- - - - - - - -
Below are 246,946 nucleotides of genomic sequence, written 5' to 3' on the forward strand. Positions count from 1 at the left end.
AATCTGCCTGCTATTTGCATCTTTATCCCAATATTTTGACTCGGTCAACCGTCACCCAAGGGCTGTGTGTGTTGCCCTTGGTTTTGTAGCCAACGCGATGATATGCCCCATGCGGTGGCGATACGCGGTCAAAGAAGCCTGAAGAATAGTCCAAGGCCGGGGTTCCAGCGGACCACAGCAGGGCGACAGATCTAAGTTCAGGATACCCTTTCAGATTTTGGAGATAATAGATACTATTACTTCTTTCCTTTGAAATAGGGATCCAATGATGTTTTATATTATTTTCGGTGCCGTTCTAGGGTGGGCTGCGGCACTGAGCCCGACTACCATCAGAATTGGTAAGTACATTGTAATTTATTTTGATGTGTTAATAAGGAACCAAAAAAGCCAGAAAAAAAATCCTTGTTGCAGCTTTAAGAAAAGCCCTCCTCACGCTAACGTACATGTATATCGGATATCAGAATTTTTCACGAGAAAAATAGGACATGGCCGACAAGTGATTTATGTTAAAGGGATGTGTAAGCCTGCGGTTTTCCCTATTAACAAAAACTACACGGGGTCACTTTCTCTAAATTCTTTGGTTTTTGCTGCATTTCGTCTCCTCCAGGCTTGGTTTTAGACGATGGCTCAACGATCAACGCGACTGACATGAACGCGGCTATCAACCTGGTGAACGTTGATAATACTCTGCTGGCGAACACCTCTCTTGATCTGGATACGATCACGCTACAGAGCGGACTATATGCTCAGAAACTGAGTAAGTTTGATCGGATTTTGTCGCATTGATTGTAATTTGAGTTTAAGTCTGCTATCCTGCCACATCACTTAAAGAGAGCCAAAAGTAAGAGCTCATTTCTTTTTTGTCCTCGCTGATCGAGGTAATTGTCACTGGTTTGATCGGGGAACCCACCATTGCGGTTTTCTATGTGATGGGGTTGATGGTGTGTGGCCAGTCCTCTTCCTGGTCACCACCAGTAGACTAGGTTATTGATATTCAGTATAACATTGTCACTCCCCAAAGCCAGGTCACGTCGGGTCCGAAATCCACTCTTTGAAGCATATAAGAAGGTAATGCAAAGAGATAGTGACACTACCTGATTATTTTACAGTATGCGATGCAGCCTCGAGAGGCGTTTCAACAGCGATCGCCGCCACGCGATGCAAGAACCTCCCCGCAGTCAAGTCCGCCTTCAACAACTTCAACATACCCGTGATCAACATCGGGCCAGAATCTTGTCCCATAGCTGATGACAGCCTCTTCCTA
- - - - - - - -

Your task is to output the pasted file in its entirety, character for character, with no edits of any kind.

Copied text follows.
Below are 246,946 nucleotides of genomic sequence, written 5' to 3' on the forward strand. Positions count from 1 at the left end.
AATCTGCCTGCTATTTGCATCTTTATCCCAATATTTTGACTCGGTCAACCGTCACCCAAGGGCTGTGTGTGTTGCCCTTGGTTTTGTAGCCAACGCGATGATATGCCCCATGCGGTGGCGATACGCGGTCAAAGAAGCCTGAAGAATAGTCCAAGGCCGGGGTTCCAGCGGACCACAGCAGGGCGACAGATCTAAGTTCAGGATACCCTTTCAGATTTTGGAGATAATAGATACTATTACTTCTTTCCTTTGAAATAGGGATCCAATGATGTTTTATATTATTTTCGGTGCCGTTCTAGGGTGGGCTGCGGCACTGAGCCCGACTACCATCAGAATTGGTAAGTACATTGTAATTTATTTTGATGTGTTAATAAGGAACCAAAAAAGCCAGAAAAAAAATCCTTGTTGCAGCTTTAAGAAAAGCCCTCCTCACGCTAACGTACATGTATATCGGATATCAGAATTTTTCACGAGAAAAATAGGACATGGCCGACAAGTGATTTATGTTAAAGGGATGTGTAAGCCTGCGGTTTTCCCTATTAACAAAAACTACACGGGGTCACTTTCTCTAAATTCTTTGGTTTTTGCTGCATTTCGTCTCCTCCAGGCTTGGTTTTAGACGATGGCTCAACGATCAACGCGACTGACATGAACGCGGCTATCAACCTGGTGAACGTTGATAATACTCTGCTGGCGAACACCTCTCTTGATCTGGATACGATCACGCTACAGAGCGGACTATATGCTCAGAAACTGAGTAAGTTTGATCGGATTTTGTCGCATTGATTGTAATTTGAGTTTAAGTCTGCTATCCTGCCACATCACTTAAAGAGAGCCAAAAGTAAGAGCTCATTTCTTTTTTGTCCTCGCTGATCGAGGTAATTGTCACTGGTTTGATCGGGGAACCCACCATTGCGGTTTTCTATGTGATGGGGTTGATGGTGTGTGGCCAGTCCTCTTCCTGGTCACCACCAGTAGACTAGGTTATTGATATTCAGTATAACATTGTCACTCCCCAAAGCCAGGTCACGTCGGGTCCGAAATCCACTCTTTGAAGCATATAAGAAGGTAATGCAAAGAGATAGTGACACTACCTGATTATTTTACAGTATGCGATGCAGCCTCGAGAGGCGTTTCAACAGCGATCGCCGCCACGCGATGCAAGAACCTCCCCGCAGTCAAGTCCGCCTTCAACAACTTCAACATACCCGTGATCAACATCGGGCCAGAATCTTGTCCCATAGCTGATGACAGCCTCTTCCTA